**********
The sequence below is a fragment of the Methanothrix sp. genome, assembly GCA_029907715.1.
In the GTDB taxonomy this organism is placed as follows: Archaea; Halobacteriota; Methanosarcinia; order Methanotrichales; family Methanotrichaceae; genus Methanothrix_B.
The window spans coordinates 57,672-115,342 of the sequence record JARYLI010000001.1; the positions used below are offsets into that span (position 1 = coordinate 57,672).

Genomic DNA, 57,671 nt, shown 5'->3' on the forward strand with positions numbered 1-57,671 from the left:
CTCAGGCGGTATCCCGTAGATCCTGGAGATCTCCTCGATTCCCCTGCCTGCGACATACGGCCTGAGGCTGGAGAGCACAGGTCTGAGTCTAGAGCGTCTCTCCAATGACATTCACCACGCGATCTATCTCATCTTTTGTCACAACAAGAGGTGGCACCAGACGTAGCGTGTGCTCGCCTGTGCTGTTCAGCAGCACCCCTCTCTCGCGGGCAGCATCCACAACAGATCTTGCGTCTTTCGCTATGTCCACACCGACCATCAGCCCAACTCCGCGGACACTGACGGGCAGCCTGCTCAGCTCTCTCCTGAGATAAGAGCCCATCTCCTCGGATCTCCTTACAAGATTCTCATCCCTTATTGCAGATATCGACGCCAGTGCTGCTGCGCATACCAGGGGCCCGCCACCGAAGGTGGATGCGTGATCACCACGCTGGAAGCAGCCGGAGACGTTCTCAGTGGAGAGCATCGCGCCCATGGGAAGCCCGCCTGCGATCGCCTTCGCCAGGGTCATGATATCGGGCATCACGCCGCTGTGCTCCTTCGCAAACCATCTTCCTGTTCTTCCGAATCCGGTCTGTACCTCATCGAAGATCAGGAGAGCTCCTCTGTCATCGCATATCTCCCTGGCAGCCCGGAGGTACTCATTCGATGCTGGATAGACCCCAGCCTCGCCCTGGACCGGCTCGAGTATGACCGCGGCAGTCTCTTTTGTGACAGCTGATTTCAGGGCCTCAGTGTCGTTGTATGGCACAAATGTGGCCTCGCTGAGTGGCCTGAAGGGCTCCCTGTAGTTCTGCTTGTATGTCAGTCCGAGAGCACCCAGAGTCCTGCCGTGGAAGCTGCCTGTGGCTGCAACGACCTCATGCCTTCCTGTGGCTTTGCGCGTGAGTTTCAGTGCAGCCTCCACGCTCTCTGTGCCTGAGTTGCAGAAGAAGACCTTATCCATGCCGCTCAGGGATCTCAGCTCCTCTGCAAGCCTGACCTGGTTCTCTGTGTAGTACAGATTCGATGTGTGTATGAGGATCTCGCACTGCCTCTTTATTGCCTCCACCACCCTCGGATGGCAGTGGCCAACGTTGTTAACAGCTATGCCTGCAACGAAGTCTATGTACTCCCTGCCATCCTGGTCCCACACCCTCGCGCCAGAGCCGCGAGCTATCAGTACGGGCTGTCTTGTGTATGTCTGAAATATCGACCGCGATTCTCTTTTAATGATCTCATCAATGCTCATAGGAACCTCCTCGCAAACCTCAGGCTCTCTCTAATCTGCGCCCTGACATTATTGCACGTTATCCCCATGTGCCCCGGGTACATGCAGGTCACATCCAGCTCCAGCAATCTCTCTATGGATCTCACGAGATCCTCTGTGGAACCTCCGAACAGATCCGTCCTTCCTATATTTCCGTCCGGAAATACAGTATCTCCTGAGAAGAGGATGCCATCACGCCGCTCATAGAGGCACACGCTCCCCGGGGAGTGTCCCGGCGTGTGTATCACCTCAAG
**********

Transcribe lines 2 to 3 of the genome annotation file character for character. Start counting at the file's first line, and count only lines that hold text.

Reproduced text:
In the GTDB taxonomy this organism is placed as follows: Archaea; Halobacteriota; Methanosarcinia; order Methanotrichales; family Methanotrichaceae; genus Methanothrix_B.
The window spans coordinates 57,672-115,342 of the sequence record JARYLI010000001.1; the positions used below are offsets into that span (position 1 = coordinate 57,672).